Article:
Good morning. Houston faces the threat of severe weather later today, and especially tonight, as a slow-moving cold front advances toward the region. This system will be bringing storms across central and east Texas during the next 24 to 30 hours before it finally moves east. During that period we face both the threat of severe thunderstorms, including hail and tornadoes, as well as heavy rainfall. To account for this heavy rainfall, we have instituted a Stage 1 flood alert for the Houston region for areas north of Interstate 10.
We’re not expecting too much action during the daytime. There will be some scattered showers, but nothing too extreme, as temperatures reach the low 70s beneath cloudy skies. Winds, however, will be noticeable out of the south, with gusts of 30 to 35 mph or even higher at times. For areas west and north of downtown Houston, conditions will start to become more favorable for strong thunderstorms around sunset. At that point storms are likely to sag southeastward, toward central Houston and the coast overnight.
Monday night and Tuesday morning
There will be an abundance of moisture and energy in the atmosphere tonight, which translates into the potential for vigorous thunderstorms. This system will be capable of producing large hail, briefly strong wind gusts, and tornadoes. While this system will be dynamic, and the details are to be determined, generally I think we can expect an initial round of strong thunderstorms during the overnight hours, to be followed by a band of heavier rainfall (with less potential for severe effects like hail and tornadoes) sometime around sunrise on Tuesday morning.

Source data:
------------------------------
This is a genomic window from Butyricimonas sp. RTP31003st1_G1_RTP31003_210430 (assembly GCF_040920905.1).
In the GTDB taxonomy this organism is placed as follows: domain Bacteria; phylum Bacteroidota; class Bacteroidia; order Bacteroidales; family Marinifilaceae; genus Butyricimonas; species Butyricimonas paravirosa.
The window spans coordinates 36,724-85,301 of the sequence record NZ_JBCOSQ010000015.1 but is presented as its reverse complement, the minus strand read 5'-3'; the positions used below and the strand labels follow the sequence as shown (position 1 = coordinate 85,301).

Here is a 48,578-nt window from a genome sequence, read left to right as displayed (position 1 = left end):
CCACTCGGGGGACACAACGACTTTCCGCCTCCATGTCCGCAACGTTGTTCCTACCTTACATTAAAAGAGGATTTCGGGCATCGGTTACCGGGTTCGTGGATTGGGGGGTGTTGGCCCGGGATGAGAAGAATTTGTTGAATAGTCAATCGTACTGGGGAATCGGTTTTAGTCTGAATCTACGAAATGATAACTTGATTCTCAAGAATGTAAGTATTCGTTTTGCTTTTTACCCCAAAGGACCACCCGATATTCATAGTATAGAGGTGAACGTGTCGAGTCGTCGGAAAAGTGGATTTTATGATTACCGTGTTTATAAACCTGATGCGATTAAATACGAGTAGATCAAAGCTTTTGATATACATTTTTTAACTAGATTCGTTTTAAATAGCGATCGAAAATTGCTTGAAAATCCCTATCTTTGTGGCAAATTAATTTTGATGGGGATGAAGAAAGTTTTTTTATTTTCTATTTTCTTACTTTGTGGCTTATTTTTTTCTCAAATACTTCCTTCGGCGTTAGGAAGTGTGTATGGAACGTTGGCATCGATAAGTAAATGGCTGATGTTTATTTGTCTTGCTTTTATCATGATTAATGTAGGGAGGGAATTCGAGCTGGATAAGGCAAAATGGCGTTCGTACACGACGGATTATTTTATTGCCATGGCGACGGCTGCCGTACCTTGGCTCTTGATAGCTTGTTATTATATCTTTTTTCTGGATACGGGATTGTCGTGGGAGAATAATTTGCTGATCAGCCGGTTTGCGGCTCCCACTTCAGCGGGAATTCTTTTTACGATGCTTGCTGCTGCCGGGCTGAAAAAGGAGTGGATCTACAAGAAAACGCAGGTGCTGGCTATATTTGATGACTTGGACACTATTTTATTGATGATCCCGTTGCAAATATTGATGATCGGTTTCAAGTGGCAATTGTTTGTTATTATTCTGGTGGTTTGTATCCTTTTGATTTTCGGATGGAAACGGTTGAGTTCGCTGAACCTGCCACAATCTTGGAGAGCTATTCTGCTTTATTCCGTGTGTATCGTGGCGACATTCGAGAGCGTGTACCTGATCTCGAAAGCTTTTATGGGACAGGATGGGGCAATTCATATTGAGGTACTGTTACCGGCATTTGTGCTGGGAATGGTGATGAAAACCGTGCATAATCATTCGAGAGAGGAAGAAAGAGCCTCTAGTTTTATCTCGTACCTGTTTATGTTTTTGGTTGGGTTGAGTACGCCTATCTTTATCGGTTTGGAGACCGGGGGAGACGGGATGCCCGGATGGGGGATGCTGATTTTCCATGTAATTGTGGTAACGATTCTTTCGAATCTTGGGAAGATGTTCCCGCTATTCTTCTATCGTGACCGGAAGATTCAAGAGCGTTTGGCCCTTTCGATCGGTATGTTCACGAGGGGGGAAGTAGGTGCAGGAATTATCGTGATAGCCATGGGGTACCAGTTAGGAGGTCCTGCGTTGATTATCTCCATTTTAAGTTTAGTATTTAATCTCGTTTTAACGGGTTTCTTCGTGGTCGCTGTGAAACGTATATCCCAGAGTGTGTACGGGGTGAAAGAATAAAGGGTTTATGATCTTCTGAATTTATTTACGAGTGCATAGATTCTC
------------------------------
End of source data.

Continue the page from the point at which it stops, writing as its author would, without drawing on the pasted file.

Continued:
Overall rain totals will likely be 2 to 4 inches for areas north of Interstate 10, and 1 to 4 inches for locations south of the freeway. Some inland locations will see more than 4 inches, and therefore we have placed areas north of Interstate 10 under a Stage 1 flood alert. Street flooding is the most likely outcome.
If this forecast gives you anxiety, please consider that NOAA’s forecast for storm activity locally is mostly in the orange or “enhanced” category (see above). This is relatively high, but there are two higher gradients of storm potential. So while our area is likely to see some severe activity, your personal chances of being directly affected by a tornado are really very low. With that said, due to the potential for inclement weather, this is time to pay attention. It is important that you have one or more ways to get weather warnings tomorrow night (such as you phone, a weather radio, etc.) Matt and I will provide additional updates today, tonight, and Tuesday morning.
As the front moves through on Tuesday morning it should begin to sweep away the rainfall, with rains likely ending mid-morning for most locations. Skies should clear out fairly quickly on Tuesday as drier air pushes in, with sunny skies in the afternoon and highs in the 70s. Lows on Tuesday night should drop into the upper 40s for Houston, with cooler conditions inland.
Wednesday, Thursday, and Friday
The rest of the week should yield mostly sunny, pleasant weather with highs in the 60s and 70s, lows in the 40s and 50s. Look for a reinforcing shot of drier air sometime around Thursday.
Saturday and Sunday
At this vantage point, the weekend looks nice as well. Look for highs in the 70s or possibly low 80s, lows in the 50s, and partly to mostly sunny skies. Dewpoints will recover some, but the air should still feel pleasant dry outside.